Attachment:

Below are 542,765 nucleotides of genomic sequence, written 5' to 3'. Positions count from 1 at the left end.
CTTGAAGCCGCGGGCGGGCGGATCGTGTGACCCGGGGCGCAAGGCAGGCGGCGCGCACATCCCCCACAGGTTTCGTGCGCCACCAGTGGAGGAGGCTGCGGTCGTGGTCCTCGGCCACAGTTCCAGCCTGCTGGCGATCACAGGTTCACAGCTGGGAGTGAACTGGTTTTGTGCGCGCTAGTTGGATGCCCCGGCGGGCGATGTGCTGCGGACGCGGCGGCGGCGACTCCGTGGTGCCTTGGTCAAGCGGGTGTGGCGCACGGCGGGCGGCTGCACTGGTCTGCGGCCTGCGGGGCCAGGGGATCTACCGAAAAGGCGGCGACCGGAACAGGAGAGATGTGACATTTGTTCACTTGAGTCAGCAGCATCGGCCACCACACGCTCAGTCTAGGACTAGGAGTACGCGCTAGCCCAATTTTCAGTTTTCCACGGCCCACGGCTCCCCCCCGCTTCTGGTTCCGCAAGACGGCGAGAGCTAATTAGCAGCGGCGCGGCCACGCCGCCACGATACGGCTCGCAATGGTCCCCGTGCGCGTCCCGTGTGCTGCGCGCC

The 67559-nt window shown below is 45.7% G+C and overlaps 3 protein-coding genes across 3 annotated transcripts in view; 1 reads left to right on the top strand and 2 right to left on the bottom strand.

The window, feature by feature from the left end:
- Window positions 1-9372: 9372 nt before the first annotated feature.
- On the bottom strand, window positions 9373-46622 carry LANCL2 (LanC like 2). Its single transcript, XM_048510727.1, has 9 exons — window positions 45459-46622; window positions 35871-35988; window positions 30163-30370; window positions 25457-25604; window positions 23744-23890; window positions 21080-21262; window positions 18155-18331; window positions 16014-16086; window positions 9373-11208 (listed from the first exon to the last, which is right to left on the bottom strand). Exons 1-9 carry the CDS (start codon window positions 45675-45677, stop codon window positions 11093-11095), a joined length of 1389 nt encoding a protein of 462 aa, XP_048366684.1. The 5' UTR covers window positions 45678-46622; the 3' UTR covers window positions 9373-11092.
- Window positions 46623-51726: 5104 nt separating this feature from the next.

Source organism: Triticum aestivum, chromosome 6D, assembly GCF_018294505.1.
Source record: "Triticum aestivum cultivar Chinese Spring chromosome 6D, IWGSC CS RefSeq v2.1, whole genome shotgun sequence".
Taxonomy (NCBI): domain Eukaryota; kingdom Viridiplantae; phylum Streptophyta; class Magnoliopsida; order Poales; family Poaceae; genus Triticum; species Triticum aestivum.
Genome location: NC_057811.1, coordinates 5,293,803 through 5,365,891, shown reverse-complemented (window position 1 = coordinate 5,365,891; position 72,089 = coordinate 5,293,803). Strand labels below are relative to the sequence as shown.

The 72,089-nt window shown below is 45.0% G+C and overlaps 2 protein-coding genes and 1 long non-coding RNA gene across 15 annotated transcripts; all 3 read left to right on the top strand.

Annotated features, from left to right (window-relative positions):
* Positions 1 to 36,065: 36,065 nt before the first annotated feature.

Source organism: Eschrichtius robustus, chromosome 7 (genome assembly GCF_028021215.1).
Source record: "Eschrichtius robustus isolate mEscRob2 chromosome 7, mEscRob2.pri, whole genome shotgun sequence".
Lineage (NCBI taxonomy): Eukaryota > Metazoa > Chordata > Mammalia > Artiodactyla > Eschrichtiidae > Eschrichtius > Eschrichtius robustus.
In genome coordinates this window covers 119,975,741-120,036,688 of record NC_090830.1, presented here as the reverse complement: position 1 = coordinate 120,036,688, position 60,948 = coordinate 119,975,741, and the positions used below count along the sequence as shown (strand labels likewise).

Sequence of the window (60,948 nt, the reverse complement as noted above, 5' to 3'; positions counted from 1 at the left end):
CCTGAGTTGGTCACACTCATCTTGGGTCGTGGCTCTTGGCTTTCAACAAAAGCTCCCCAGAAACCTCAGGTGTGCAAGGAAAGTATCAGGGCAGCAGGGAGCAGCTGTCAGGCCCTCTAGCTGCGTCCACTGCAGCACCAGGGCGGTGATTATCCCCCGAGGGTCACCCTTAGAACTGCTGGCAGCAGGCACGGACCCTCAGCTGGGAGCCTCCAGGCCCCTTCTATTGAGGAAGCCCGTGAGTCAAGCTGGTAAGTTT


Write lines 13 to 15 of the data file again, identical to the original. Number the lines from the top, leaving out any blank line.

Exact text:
Annotated features, from left to right (window-relative positions):
* Positions 1 to 36,065: 36,065 nt before the first annotated feature.

Source organism: Eschrichtius robustus, chromosome 7 (genome assembly GCF_028021215.1).